PALATE CLEANSER: Please Enjoy Sen. Burr's Response to CDC Director Walensky's Concern Next Agency Head Be Senate Confirmed

Greg Nash/Pool via AP

In trying to find something uplifting to share in this space — and that kind of news is depressingly hard to come by these days — a tweet went out from X Strategies senior digital strategist Greg Price (no stranger to controversy himself) that fit the bill.


Please enjoy.

Walensky, who has lately been ringing the mask warning bell again because she fears winter COVID and the newest boogeyman RSV, is really in need of funding for her agency and better access to data reporting from states, she says. And those dastardly Republicans are just not heeding her warnings.

this is the fourth time the White House has sent an emergency COVID-19 funding request to Congress this year. Lawmakers, especially Republicans, are refusing to include any more COVID-19 funding in an end-of-year government funding bill, and prospects for data authority also look slim.

When both Democratic and Republican members tanked a $15 billion funding request in March, the White House re-purposed funds and paused a program to get free testing kits to Americans. When the GOP blocked a $22.4 billion request for COVID-19 and mpox in the September short-term spending law, the CDC reallocated funds from other agency programs.

Then, last week, Energy and Commerce Republicans chastised the administration for using $475 million in Provider Relief Fund dollars for a COVID-19 vaccine campaign.

Now Walensky says the CDC is running out of money to shuffle around.


Walensky is also hampered, it seems, by an inability to read the room. Americans are suffering from pandemic exhaustion. And Walensky’s agency, like much of the public health sector, arguably has only themselves and their confusing and draconian COVID response to blame. A new Axios-Ipsos poll shows people just want to be left alone to fight off whatever illness comes their way. They’re tired of being encouraged to worry it would seem.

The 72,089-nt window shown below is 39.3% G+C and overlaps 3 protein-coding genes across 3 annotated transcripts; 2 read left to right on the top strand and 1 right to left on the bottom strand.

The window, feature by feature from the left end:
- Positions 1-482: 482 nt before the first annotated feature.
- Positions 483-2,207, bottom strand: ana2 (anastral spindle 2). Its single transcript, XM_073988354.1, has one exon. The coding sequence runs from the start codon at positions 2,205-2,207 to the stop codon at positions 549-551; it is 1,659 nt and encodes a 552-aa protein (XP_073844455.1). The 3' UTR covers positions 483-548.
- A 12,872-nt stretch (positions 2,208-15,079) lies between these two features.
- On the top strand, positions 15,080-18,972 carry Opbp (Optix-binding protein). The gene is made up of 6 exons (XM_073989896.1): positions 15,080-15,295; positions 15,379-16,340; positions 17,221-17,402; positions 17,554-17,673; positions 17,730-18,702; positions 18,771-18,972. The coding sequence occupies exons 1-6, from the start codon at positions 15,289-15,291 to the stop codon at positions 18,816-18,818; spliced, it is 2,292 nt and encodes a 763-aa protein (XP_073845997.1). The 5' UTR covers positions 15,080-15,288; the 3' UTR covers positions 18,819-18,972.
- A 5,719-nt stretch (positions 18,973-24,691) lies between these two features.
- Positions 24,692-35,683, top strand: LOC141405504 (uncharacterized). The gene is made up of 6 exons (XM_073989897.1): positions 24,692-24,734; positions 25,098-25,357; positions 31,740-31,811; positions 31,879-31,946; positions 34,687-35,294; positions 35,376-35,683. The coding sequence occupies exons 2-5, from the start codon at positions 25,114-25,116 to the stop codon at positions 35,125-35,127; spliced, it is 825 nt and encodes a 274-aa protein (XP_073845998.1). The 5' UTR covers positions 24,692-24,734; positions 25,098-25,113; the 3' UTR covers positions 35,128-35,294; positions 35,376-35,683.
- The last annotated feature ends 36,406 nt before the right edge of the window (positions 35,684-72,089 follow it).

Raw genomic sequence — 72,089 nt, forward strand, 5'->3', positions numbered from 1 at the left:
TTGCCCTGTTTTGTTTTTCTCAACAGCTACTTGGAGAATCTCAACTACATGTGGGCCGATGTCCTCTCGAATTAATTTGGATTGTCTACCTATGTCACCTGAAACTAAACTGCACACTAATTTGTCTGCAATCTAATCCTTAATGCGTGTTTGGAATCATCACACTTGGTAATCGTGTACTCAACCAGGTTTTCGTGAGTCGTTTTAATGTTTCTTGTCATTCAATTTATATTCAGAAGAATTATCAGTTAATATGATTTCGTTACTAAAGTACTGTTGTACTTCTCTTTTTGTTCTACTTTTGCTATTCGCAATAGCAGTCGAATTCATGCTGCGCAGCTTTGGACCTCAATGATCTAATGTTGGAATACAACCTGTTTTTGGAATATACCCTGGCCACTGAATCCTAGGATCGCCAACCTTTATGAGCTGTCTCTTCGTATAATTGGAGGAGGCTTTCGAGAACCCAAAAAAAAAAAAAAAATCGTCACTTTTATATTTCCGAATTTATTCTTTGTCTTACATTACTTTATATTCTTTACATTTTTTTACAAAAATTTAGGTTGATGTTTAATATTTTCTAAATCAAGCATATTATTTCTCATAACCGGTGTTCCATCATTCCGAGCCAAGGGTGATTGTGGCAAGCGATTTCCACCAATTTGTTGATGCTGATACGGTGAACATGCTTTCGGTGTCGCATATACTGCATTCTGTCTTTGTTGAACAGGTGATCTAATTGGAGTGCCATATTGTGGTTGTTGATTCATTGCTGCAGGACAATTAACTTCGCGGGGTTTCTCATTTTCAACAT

Heading into the 2022 holidays, Americans may be worrying about prices or the inevitable family fight about politics, but few of them are worried about COVID-19. The Axios/Ipsos Coronavirus index shows that with just over a third seeing contracting COVID-19 as a large or moderate risk, most Americans appear to be including the virus in their daily calculus and moving on. Indeed, Half of Americans say they have already returned to pre-COVID routines while only a third report wearing a mask some or all of the time when leaving the home.

But leave it to one of the architects of the public exhaustion to miss the shift entirely and complain that, not only is the agency perilously low on funds, they also are unable to unilaterally access the data they need to scare the hell out of everyone again. What a shame.


“If we don’t get surveillance data, testing data, at the pace that we have been getting it, at the transparency that we’ve been getting, we may not be able to report on those sorts of things,” Walensky said, noting the lack of data flow also could prevent the CDC from churning out long COVID studies.

So now the agency is hoping Congress will help the agency access the data it needs.

She said many lawmakers aren’t aware that the agency cannot just collect the data as it would like.

“People have no idea we didn’t have the authorities,” she said.

At issue is a new bill called the PREVENT Pandemics Act, sponsored by Senate Health, Education, Labor and Pensions Chair Patty Murray (D-WA) and ranking GOP member Richard M. Burr (R-NC), which includes data sharing incentives toward future pandemic responses, but not enough authority for the CDC to collect it.

She also voiced concerns about the bill’s requirement for Senate confirmation of future CDC directors, pointing to the delay in getting Food and Drug Administration Commissioner Robert Califf confirmed.

“One could imagine, especially with the politicization of CDC at the time, that that could have taken a really long time,” she said.

“Tough shit,” Burr said. “We desperately need to reform CDC,” he added. “This is minor compared to what we should do.”


After Sen. Tom Cotton’s (R-AR) brilliant response this week to Kroger CEO Rodney McMullen regarding that company’s termination of employees for refusing to wear a rainbow flag apron they deemed against their religious convictions (Cotton’s basic retort was that it was insulting for Kroger to silence conservative voices and then come to Republicans asking for regulatory support), Burr just gave conservatives another reason to believe their members on the Hill are at least in the fight.


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